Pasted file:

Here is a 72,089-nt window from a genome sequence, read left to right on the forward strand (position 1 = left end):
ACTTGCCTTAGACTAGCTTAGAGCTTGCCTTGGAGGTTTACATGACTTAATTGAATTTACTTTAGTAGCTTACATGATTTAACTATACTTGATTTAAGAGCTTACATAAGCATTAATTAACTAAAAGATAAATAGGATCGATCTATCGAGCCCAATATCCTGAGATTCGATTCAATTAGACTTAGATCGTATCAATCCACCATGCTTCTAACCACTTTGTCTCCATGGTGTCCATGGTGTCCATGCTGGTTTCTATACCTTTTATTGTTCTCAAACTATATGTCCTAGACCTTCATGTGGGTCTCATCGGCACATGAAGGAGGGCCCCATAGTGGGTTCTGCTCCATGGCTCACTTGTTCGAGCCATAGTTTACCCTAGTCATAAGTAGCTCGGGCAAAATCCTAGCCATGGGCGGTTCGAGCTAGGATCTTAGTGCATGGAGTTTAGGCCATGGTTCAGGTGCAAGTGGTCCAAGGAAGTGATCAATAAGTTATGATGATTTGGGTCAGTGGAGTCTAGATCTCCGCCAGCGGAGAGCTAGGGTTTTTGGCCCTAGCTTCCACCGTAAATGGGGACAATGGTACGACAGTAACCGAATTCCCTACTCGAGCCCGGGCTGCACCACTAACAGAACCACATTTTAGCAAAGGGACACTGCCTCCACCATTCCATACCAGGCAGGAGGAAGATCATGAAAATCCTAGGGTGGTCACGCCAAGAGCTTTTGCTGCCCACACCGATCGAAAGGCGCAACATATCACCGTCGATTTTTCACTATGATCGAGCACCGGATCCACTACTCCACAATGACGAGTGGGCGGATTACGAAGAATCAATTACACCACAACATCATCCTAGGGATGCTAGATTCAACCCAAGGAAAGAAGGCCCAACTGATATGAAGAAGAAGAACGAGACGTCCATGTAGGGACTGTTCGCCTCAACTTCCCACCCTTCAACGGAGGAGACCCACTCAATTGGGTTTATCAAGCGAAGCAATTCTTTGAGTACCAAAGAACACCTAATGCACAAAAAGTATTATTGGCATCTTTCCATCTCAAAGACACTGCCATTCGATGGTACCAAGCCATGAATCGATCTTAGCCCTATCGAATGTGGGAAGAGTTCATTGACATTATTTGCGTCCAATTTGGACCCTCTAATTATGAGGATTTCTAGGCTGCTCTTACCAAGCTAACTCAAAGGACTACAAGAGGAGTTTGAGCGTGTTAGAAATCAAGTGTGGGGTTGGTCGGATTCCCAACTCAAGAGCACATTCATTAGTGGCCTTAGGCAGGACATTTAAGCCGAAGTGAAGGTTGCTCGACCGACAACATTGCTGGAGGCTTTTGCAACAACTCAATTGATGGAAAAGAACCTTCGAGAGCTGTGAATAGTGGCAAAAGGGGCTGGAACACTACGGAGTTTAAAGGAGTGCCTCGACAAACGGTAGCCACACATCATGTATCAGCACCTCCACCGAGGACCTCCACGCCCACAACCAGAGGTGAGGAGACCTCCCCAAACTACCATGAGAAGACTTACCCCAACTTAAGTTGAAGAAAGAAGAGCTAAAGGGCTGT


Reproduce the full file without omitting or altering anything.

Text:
Here is a 72,089-nt window from a genome sequence, read left to right on the forward strand (position 1 = left end):
ACTTGCCTTAGACTAGCTTAGAGCTTGCCTTGGAGGTTTACATGACTTAATTGAATTTACTTTAGTAGCTTACATGATTTAACTATACTTGATTTAAGAGCTTACATAAGCATTAATTAACTAAAAGATAAATAGGATCGATCTATCGAGCCCAATATCCTGAGATTCGATTCAATTAGACTTAGATCGTATCAATCCACCATGCTTCTAACCACTTTGTCTCCATGGTGTCCATGGTGTCCATGCTGGTTTCTATACCTTTTATTGTTCTCAAACTATATGTCCTAGACCTTCATGTGGGTCTCATCGGCACATGAAGGAGGGCCCCATAGTGGGTTCTGCTCCATGGCTCACTTGTTCGAGCCATAGTTTACCCTAGTCATAAGTAGCTCGGGCAAAATCCTAGCCATGGGCGGTTCGAGCTAGGATCTTAGTGCATGGAGTTTAGGCCATGGTTCAGGTGCAAGTGGTCCAAGGAAGTGATCAATAAGTTATGATGATTTGGGTCAGTGGAGTCTAGATCTCCGCCAGCGGAGAGCTAGGGTTTTTGGCCCTAGCTTCCACCGTAAATGGGGACAATGGTACGACAGTAACCGAATTCCCTACTCGAGCCCGGGCTGCACCACTAACAGAACCACATTTTAGCAAAGGGACACTGCCTCCACCATTCCATACCAGGCAGGAGGAAGATCATGAAAATCCTAGGGTGGTCACGCCAAGAGCTTTTGCTGCCCACACCGATCGAAAGGCGCAACATATCACCGTCGATTTTTCACTATGATCGAGCACCGGATCCACTACTCCACAATGACGAGTGGGCGGATTACGAAGAATCAATTACACCACAACATCATCCTAGGGATGCTAGATTCAACCCAAGGAAAGAAGGCCCAACTGATATGAAGAAGAAGAACGAGACGTCCATGTAGGGACTGTTCGCCTCAACTTCCCACCCTTCAACGGAGGAGACCCACTCAATTGGGTTTATCAAGCGAAGCAATTCTTTGAGTACCAAAGAACACCTAATGCACAAAAAGTATTATTGGCATCTTTCCATCTCAAAGACACTGCCATTCGATGGTACCAAGCCATGAATCGATCTTAGCCCTATCGAATGTGGGAAGAGTTCATTGACATTATTTGCGTCCAATTTGGACCCTCTAATTATGAGGATTTCTAGGCTGCTCTTACCAAGCTAACTCAAAGGACTACAAGAGGAGTTTGAGCGTGTTAGAAATCAAGTGTGGGGTTGGTCGGATTCCCAACTCAAGAGCACATTCATTAGTGGCCTTAGGCAGGACATTTAAGCCGAAGTGAAGGTTGCTCGACCGACAACATTGCTGGAGGCTTTTGCAACAACTCAATTGATGGAAAAGAACCTTCGAGAGCTGTGAATAGTGGCAAAAGGGGCTGGAACACTACGGAGTTTAAAGGAGTGCCTCGACAAACGGTAGCCACACATCATGTATCAGCACCTCCACCGAGGACCTCCACGCCCACAACCAGAGGTGAGGAGACCTCCCCAAACTACCATGAGAAGACTTACCCCAACTTAAGTTGAAGAAAGAAGAGCTAAAGGGCTGT